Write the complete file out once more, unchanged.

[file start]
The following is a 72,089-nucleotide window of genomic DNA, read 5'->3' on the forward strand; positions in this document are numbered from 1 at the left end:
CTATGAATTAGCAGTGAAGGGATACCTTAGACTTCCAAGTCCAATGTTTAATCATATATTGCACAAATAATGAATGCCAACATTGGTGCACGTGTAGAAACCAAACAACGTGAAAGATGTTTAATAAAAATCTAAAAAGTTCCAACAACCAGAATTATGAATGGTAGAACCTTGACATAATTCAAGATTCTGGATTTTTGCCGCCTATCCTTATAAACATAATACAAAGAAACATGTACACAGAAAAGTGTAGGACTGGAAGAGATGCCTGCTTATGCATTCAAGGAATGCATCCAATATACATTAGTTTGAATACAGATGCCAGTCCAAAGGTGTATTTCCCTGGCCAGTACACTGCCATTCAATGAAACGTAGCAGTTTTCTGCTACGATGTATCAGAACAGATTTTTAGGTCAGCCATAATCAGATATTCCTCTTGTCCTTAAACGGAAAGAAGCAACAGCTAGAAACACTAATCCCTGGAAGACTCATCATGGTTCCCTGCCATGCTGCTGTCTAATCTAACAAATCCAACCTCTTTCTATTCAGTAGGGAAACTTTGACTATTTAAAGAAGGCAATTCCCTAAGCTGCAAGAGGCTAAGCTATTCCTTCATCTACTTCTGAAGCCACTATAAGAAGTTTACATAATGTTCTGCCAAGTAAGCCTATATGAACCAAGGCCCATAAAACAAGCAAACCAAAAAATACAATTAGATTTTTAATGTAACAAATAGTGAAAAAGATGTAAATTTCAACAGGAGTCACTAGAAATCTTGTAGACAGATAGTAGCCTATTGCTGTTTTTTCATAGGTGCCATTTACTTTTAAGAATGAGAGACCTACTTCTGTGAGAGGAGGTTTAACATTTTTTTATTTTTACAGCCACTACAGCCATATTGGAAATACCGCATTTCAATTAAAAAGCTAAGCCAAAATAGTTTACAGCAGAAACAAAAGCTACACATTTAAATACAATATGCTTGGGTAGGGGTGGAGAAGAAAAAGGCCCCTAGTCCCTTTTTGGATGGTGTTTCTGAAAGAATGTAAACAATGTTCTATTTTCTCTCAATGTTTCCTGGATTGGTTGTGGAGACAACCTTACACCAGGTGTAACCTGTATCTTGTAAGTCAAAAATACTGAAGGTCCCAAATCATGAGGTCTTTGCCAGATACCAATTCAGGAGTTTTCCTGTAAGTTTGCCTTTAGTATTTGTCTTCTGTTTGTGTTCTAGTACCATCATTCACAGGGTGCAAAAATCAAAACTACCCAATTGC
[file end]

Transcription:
The following is a 72,089-nucleotide window of genomic DNA, read 5'->3' on the forward strand; positions in this document are numbered from 1 at the left end:
CTATGAATTAGCAGTGAAGGGATACCTTAGACTTCCAAGTCCAATGTTTAATCATATATTGCACAAATAATGAATGCCAACATTGGTGCACGTGTAGAAACCAAACAACGTGAAAGATGTTTAATAAAAATCTAAAAAGTTCCAACAACCAGAATTATGAATGGTAGAACCTTGACATAATTCAAGATTCTGGATTTTTGCCGCCTATCCTTATAAACATAATACAAAGAAACATGTACACAGAAAAGTGTAGGACTGGAAGAGATGCCTGCTTATGCATTCAAGGAATGCATCCAATATACATTAGTTTGAATACAGATGCCAGTCCAAAGGTGTATTTCCCTGGCCAGTACACTGCCATTCAATGAAACGTAGCAGTTTTCTGCTACGATGTATCAGAACAGATTTTTAGGTCAGCCATAATCAGATATTCCTCTTGTCCTTAAACGGAAAGAAGCAACAGCTAGAAACACTAATCCCTGGAAGACTCATCATGGTTCCCTGCCATGCTGCTGTCTAATCTAACAAATCCAACCTCTTTCTATTCAGTAGGGAAACTTTGACTATTTAAAGAAGGCAATTCCCTAAGCTGCAAGAGGCTAAGCTATTCCTTCATCTACTTCTGAAGCCACTATAAGAAGTTTACATAATGTTCTGCCAAGTAAGCCTATATGAACCAAGGCCCATAAAACAAGCAAACCAAAAAATACAATTAGATTTTTAATGTAACAAATAGTGAAAAAGATGTAAATTTCAACAGGAGTCACTAGAAATCTTGTAGACAGATAGTAGCCTATTGCTGTTTTTTCATAGGTGCCATTTACTTTTAAGAATGAGAGACCTACTTCTGTGAGAGGAGGTTTAACATTTTTTTATTTTTACAGCCACTACAGCCATATTGGAAATACCGCATTTCAATTAAAAAGCTAAGCCAAAATAGTTTACAGCAGAAACAAAAGCTACACATTTAAATACAATATGCTTGGGTAGGGGTGGAGAAGAAAAAGGCCCCTAGTCCCTTTTTGGATGGTGTTTCTGAAAGAATGTAAACAATGTTCTATTTTCTCTCAATGTTTCCTGGATTGGTTGTGGAGACAACCTTACACCAGGTGTAACCTGTATCTTGTAAGTCAAAAATACTGAAGGTCCCAAATCATGAGGTCTTTGCCAGATACCAATTCAGGAGTTTTCCTGTAAGTTTGCCTTTAGTATTTGTCTTCTGTTTGTGTTCTAGTACCATCATTCACAGGGTGCAAAAATCAAAACTACCCAATTGC